Design for Good shreds the choice between design excellence and societal good. The projects in this book are both world-class in terms of design quality and display an elevated social consciousness. Interestingly, the gap is closed from both sides. On one hand, you have renowned design talent, such as Michael Maltzan Architects and Studio Gang, who integrate public-interest design into much broader practices, while on the other side, you have emerging offices like MASS Design and Urban Rural Framework, whose identities were founded on work for public-interest clients. In each case, the projects themselves are exquisite buildings, rigorously detailed and beautifully constructed.

A second important way Cary is differentiated from Johnson is the stature assigned to the architects he profiles. In a Johnson exhibit at MoMA, the architects are presented as artists, and the observer is left to bask in their genius. Cary’s approach is exactly the opposite. In Design for Good, the author carefully profiles each project through multiple voices, including the client, the end-user, and, finally, the architect. From each side there is a refreshing amount of humility. This demystification effect is crucial to the purpose of the book. By popping the “genius” balloon, Cary reveals the process that brought these projects into being and gives the audience — whether you are client, end-user, or designer — a sense that buildings of this quality are within the reach of the disadvantaged many.

Cary does not stop short of providing a measure of clout. The book features several signs legitimizing its position as a work to be taken seriously: a foreword is written by Melinda Gates, endorsements come from a range of high profile leaders, and many of the designers featured are from Harvard. The presence of these names is a double-edged sword. While adding prestige, these heavyweights run the risk of discouraging people who lack connections and aren’t a product of an Ivy League design program. For the most part, this challenge is overcome if one reads past the cover, as Design for Good makes a strong case that wealth, power, and prestige are not necessary ingredients for making world-class architecture.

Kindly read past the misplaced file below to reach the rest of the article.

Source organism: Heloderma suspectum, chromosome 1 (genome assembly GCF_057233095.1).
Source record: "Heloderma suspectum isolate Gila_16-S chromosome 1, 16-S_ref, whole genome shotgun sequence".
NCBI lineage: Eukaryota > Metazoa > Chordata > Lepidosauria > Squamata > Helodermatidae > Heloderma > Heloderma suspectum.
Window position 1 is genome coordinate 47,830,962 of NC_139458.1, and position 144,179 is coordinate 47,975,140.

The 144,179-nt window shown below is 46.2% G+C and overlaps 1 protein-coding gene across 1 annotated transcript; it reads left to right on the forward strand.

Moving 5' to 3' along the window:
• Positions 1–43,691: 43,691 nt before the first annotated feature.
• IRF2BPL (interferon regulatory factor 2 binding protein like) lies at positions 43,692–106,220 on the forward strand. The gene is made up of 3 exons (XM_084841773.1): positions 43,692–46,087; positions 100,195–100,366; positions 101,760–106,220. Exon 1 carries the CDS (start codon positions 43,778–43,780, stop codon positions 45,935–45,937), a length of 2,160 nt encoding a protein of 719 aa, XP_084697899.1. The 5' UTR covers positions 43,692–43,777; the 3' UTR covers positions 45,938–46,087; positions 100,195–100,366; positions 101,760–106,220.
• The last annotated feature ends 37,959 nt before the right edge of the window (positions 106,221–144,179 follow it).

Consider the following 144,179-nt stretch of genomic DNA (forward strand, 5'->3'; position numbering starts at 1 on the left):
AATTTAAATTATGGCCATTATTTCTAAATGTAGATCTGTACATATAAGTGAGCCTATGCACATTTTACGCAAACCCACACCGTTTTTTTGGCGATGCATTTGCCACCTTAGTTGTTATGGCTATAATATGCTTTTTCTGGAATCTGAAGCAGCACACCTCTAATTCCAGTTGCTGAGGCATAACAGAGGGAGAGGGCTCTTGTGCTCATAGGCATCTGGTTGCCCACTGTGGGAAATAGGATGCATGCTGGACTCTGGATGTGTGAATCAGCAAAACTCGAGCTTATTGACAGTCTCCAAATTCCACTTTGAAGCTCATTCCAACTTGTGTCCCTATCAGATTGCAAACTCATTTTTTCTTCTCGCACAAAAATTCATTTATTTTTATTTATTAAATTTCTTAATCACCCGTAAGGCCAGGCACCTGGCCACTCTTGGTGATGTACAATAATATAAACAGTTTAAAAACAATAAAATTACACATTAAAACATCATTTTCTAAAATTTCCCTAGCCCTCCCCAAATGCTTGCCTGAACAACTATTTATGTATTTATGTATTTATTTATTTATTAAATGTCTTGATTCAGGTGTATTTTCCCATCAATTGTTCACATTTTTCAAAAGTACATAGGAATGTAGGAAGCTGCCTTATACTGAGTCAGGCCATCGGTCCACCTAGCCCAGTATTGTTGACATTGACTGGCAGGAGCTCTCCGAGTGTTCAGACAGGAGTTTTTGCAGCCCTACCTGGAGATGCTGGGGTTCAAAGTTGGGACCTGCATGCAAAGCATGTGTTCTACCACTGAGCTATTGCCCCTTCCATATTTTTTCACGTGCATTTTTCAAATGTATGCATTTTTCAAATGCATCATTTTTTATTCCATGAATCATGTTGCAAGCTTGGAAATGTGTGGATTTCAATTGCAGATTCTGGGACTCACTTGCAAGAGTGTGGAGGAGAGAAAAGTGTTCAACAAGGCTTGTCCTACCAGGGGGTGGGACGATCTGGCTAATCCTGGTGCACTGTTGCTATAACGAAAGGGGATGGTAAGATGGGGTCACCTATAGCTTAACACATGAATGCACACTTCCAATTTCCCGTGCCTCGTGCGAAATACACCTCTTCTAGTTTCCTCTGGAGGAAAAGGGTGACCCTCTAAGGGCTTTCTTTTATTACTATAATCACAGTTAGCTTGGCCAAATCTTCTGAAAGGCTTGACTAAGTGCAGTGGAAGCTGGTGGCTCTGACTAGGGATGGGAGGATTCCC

The final comparison between Cary and Johnson is their position in larger architecture culture. Johnson was the ultimate insider, who operated close to the center of the architecture universe throughout his career. For Johnson, innovation came from within the discipline. Cary has taken a much different path. He operates in something of a self-imposed exile, continually aligning himself with a broad, multi-disciplinary audience and promoting the benefits of design to the larger world. His focus seems to indicate a belief that real progress in architecture will come from outside the current architectural power centers.

In line with that theory, Design for Good seems aimed at a non-architecture audience. The book’s structure is journalistic and approachable. There are no drawings of plans, details, or diagrams. Photography in architecture books is notorious for excluding people so as not to distract from the formal reading of the building. In Design for Good, most of the photographs foreground people, allowing the built forms to recede into the background. Architecture is a scene rather than a character.

In the end, one is left with the impression that the buildings profiled here are more than assemblages or inert matter, skillfully negotiating the forces of gravity and the play of light and shadow. Cary carefully renders each project as a deep human story. This raises the question of whether the author has produced a book about architecture or social progress. The power of this book, and the great hope for the next chapter in the evolution of the practice of architecture, is that Design for Good is both.